It’s really a kind of Nazification—that’s the closest term I can find, Faxisi Hua [becoming fascist], in the 1930s when Nazis forced the church to [put] Nazi symbols on their church. And today, every government-sanctioned church is mandated to [put up] a president or chairman or empress’s portrait and Chairman Mao’s portrait, and the crosses outside were forcibly taken down.

Mr. Jekielek: Basically puts the party above the church and—

Mr. Fu: Oh, yeah.

Mr. Jekielek: That’s the idea, right?

Mr. Fu: Yeah. Xi Jinping wants actually to be a God. So that in that sense, he wants to compete, and he doesn’t like the fact that there is any other God above him.

Mr. Jekielek: Earlier this year, you and another group formed another committee, and this was the Coalition to Advance Religious Freedom [in China], basically with the support of Ambassador Brownback and basically the—

Mr. Fu: Religious Freedom Roundtable.

Mr. Jekielek: Yeah. So can you tell me a little more about the development of that?

Mr. Fu: Yes. With the encouragement of Ambassador Sam Brownback and, of course, over the years, the religious freedom campaigns and members of Congress from both sides of the aisle: Congressman Frank Wolf, who retired, and Chris Smith and, of course, James McGovern from the Democrat side. They always have been encouraging faith communities who were persecuted within the China context to be united in solidarity. Because, after all, the freedom of practicing our faith is the most fundamental freedom and value that we all cherish, despite our theological or doctrinal or faith—belief differences. So based on that, I am so glad—I mean, really, that’s a miracle within the China community. We have this Coalition to Advance Religious Freedom in China launched on Capitol Hill. And the purpose is really to build a solidarity united front, in that sense, a good united front to deal with this evil regime and to expose what the persecution in China is, and to act in unity to tackle these specific issues and also to advance those items, like letters or legislation in Congress and in other capital cities of the world.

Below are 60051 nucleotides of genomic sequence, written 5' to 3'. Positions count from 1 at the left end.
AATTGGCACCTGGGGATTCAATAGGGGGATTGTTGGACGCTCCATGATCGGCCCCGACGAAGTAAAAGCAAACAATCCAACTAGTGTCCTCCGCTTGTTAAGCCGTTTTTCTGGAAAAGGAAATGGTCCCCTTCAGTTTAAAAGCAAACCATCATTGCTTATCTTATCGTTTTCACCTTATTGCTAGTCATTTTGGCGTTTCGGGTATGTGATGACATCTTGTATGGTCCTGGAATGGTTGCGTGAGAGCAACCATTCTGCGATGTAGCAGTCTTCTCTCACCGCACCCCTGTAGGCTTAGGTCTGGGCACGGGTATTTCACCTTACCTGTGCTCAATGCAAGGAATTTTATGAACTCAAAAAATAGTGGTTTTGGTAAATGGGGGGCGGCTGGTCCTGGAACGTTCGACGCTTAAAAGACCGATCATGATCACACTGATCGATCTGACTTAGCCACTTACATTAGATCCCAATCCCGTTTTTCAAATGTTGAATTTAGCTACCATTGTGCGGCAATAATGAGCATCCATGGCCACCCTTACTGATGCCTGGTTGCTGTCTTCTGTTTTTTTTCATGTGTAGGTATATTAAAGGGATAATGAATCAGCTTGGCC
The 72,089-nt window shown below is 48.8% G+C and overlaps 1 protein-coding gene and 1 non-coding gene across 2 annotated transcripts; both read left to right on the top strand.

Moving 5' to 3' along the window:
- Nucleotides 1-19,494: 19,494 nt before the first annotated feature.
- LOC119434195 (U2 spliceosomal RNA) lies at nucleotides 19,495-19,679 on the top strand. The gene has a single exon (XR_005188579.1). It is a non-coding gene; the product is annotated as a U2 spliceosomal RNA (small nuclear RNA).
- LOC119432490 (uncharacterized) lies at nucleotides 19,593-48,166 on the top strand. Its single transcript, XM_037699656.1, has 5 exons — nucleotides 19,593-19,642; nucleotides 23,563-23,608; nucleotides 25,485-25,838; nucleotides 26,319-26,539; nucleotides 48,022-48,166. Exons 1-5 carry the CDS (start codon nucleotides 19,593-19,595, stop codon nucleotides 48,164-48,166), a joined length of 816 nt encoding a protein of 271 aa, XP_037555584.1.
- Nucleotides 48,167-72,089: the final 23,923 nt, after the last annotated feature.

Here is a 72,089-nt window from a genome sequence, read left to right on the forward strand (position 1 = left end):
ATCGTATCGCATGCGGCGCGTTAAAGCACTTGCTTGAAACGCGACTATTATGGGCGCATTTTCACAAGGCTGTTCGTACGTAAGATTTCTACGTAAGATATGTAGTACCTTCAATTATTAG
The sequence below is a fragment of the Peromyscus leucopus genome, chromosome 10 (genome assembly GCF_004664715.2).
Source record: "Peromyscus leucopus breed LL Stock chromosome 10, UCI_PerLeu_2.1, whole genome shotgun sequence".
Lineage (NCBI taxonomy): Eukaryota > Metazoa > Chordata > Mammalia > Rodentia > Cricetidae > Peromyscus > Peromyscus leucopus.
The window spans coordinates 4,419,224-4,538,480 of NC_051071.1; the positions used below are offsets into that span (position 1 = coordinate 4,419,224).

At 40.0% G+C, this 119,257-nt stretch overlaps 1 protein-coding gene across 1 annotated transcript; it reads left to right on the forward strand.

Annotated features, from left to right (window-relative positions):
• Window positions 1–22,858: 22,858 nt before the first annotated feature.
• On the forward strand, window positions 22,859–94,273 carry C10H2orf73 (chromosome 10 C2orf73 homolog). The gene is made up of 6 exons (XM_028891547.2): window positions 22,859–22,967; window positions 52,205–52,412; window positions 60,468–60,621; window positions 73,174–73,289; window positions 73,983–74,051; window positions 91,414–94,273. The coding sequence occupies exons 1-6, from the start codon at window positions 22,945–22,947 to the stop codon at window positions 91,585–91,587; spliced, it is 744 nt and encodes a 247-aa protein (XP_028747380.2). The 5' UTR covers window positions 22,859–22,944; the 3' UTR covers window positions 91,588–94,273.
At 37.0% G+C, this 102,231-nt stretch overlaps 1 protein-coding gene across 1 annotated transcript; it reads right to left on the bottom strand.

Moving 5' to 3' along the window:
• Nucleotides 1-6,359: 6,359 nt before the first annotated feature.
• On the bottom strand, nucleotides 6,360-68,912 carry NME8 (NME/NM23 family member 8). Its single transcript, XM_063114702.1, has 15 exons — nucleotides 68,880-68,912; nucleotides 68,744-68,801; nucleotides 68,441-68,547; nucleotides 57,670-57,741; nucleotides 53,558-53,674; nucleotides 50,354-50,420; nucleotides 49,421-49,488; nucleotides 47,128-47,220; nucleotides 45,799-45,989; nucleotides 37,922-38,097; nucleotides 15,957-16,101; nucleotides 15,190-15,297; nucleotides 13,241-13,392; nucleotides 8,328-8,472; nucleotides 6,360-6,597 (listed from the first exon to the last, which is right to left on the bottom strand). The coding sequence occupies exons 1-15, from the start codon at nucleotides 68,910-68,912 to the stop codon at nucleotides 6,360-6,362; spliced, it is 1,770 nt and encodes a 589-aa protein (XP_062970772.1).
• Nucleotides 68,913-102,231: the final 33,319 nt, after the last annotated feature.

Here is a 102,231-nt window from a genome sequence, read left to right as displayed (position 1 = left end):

Mr. Jekielek: So the big question for a lot of Americans is we can see there’s a big problem in China at many levels, certainly on the human-rights side, certainly on the persecution of religion side. But how does that impact Americans directly? Why is there this present danger with, and a need to focus on China? How is this connected—this persecution that you’ve been describing in China against faith groups?

Mr. Fu: In this global village, everything [that] happens in another part of the world is interrelated, especially with the world’s two largest economies—the United States and China. And the theory 20-some years ago, when the so-called PNTR—the permanent normal trade status—and the WTO were debated at Capitol Hill. The prevailing theory, and rather naively, I have thought that a long time ago, that more engagement, more trade, and more cooperation, and more appeasement with the communist regime would inevitably bring more freedom [to] middle-class democracy. But look—